Advertisements

Let's Dish With Linda Lou

Sharing My Recipes, My Life, And The Food Tale Of Two Cities

Sautèed Wild Mushrooms

2018-06-08 16.57.45

Perfectly sautéed mushrooms can elevate any dish to the next level. Whether you’re using them as a side dish, or maybe in lasagna, their beef-like texture and earthy flavor make the perfect meat substitute. Here’s a little secret I’m really excited about, my new upcoming video, on how to incorporate my Sautèed Wild Mushrooms into a traditional dish we all love, Lasagna. My Wild Mushroom And Spinach Lasagna recipe is available by clicking on the link at the bottom of this post or you can watch my video at www.YouTube.com/Linda Lou Hamel

Mushrooms are like little sponges, they absorb flavor really well. The three things that all mushrooms love are butter, garlic, and Thyme. Whether you choose a domestic mushroom, wild mushrooms, or a combination of both, the cooking technique is the same. This is my recipe for the best-sautéed mushrooms EVER!

First, I’m going to my hanging herb garden to grab a few sprigs of fresh thyme.

Thyme

Thyme is one of those herbs that pairs well with so many dishes. When Thyme matures,  the stems become hardy and wood-like. If that’s the case, you only want to use their leaves. The stems on my plant are still green and tender so, as I snip off a few sprigs for this dish, I don’t worry if the stems get chopped up along with their leaves.

If you are not able to find fresh Thyme, dried Thyme is perfectly fine.  I love the minty/lemony flavor of thyme, so I’m using both types for this recipe.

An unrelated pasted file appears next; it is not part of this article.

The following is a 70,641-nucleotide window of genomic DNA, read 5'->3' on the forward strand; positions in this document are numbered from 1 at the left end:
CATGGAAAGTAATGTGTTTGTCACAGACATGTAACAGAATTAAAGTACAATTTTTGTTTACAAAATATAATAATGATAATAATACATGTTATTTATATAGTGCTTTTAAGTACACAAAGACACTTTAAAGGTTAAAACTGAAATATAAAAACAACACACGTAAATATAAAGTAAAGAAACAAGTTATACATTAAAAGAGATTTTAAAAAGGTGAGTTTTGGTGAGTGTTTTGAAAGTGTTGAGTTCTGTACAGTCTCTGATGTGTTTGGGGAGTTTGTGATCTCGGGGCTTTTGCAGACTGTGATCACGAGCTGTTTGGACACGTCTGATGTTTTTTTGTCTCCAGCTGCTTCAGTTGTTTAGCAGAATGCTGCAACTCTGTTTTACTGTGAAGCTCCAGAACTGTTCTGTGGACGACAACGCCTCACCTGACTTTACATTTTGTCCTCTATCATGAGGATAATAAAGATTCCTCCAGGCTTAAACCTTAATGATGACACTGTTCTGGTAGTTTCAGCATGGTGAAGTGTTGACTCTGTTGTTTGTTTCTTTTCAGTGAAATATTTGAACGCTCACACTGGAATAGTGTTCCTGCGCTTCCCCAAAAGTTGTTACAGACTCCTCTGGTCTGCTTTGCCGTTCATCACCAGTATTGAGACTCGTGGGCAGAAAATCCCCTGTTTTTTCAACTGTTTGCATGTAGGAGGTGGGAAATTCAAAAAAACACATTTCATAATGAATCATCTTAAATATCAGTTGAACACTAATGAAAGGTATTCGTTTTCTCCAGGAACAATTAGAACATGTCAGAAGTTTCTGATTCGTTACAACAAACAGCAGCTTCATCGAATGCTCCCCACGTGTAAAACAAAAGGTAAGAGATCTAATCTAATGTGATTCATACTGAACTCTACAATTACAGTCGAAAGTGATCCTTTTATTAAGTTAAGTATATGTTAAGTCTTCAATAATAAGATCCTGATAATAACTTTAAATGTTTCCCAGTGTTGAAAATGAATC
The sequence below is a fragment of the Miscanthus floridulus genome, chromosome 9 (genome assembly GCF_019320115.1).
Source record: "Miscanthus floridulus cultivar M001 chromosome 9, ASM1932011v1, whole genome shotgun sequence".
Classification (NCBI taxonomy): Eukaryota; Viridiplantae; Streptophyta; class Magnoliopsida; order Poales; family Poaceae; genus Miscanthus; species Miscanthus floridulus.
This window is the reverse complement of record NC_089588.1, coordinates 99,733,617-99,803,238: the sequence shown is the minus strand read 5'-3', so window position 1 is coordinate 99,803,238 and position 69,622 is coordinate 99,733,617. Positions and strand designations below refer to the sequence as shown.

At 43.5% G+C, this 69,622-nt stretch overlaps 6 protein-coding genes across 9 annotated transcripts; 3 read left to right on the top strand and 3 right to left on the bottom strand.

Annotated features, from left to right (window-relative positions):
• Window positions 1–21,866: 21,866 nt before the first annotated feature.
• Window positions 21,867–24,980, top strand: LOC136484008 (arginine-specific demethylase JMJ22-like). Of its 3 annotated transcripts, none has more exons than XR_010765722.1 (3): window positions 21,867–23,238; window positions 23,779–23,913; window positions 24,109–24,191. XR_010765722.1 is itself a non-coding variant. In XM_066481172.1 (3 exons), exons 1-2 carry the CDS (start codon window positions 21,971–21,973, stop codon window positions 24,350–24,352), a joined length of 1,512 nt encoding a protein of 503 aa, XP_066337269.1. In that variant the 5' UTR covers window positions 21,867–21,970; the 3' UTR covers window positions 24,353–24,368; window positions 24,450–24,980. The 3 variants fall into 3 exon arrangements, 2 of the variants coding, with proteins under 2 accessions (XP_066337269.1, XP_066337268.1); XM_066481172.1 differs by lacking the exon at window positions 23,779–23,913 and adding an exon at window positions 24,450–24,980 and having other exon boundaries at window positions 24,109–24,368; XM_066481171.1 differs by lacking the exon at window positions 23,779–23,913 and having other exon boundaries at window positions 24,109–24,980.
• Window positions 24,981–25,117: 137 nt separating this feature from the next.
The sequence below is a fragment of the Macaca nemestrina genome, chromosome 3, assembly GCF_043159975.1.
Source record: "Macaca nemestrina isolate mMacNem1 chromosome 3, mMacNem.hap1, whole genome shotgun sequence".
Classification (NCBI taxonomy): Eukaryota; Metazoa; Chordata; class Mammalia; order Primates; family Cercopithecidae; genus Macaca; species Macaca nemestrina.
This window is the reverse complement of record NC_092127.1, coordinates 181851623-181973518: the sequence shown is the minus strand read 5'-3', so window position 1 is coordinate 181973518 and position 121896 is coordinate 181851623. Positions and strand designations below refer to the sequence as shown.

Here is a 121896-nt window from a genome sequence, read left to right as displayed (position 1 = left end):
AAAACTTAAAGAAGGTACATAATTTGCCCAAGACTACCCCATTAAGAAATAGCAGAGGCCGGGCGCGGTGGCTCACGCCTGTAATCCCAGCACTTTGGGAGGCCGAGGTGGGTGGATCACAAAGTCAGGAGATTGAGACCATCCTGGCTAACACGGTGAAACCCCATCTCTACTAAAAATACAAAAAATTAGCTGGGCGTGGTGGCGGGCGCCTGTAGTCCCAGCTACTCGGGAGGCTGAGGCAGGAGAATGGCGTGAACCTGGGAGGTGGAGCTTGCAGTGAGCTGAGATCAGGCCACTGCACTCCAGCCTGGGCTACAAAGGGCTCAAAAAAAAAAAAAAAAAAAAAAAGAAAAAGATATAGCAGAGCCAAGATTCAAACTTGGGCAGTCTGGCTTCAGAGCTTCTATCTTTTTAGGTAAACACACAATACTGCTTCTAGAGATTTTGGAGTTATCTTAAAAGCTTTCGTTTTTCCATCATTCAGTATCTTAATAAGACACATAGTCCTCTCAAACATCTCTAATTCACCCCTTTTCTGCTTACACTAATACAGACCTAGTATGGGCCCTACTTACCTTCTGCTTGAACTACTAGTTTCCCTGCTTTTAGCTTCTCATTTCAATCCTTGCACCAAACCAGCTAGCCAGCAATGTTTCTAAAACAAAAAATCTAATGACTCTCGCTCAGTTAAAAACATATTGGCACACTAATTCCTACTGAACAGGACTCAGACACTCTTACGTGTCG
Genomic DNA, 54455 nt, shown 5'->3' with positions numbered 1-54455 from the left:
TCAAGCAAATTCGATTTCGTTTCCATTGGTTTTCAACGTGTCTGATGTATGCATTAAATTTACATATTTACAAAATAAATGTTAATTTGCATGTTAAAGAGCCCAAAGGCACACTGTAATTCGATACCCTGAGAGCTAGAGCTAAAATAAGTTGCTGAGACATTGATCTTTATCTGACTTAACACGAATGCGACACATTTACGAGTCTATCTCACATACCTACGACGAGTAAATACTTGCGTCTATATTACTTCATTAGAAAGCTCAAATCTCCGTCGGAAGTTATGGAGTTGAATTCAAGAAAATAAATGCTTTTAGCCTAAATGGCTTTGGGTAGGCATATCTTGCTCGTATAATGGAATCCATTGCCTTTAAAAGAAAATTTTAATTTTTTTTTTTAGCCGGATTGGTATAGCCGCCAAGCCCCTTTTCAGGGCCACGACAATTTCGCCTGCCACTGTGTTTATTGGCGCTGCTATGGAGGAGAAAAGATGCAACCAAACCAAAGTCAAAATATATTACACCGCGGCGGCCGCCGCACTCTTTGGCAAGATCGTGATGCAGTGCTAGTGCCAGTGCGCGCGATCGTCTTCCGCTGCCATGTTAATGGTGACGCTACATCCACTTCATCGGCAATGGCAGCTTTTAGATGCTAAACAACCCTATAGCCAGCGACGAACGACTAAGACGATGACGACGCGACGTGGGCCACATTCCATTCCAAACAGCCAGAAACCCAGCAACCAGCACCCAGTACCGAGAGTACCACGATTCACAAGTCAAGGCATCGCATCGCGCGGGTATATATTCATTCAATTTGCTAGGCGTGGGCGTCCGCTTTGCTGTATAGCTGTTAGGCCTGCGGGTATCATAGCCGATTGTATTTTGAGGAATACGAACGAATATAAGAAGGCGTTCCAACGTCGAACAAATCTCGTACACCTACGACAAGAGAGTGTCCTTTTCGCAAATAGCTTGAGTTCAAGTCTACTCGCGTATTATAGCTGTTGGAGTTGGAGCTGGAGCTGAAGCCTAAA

2018-06-08 15.32.41

I’m using a combination of domestic and wild mushrooms for this recipe. Let’s talk about the different varieties I have here.

Oyster Mushrooms

This one in the above picture is the Oyster mushrooms. Whenever using mushrooms, take a damp cloth and clean the outside to remove any dirt that may be on them. To cut an Oyster mushroom, use a sharp knife to carefully cut around the firm central stem and the individual caps will fall away.

Tip: Reserve the stems to make a mushroom stock. I’m not slicing the caps any smaller because these are a perfect size.

Trumpet Mushrooms

These are the Trumpet mushrooms. I just slice off the tip off the bottom of the stem,  the rest of the mushroom I cut up into 2-inch pieces.

Both the Cremini (baby Portobello mushrooms) and white Button mushrooms I slice the same way, with their stems.